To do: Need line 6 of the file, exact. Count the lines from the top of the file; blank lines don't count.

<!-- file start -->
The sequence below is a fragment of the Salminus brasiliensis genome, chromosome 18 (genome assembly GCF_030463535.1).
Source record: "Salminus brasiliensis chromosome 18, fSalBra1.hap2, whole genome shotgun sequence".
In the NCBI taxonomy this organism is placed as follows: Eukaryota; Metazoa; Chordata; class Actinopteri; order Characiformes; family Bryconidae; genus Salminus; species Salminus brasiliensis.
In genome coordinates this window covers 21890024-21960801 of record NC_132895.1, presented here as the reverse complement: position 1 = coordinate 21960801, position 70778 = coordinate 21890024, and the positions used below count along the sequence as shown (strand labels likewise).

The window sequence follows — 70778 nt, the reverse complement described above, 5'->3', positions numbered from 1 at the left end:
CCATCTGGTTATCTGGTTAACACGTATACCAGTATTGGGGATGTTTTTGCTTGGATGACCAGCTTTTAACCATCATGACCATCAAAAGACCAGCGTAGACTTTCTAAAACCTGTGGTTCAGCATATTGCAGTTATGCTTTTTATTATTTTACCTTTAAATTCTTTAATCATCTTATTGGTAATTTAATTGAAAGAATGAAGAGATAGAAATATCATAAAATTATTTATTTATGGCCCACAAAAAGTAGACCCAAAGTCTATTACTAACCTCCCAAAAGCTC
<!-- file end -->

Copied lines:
CCATCTGGTTATCTGGTTAACACGTATACCAGTATTGGGGATGTTTTTGCTTGGATGACCAGCTTTTAACCATCATGACCATCAAAAGACCAGCGTAGACTTTCTAAAACCTGTGGTTCAGCATATTGCAGTTATGCTTTTTATTATTTTACCTTTAAATTCTTTAATCATCTTATTGGTAATTTAATTGAAAGAATGAAGAGATAGAAATATCATAAAATTATTTATTTATGGCCCACAAAAAGTAGACCCAAAGTCTATTACTAACCTCCCAAAAGCTC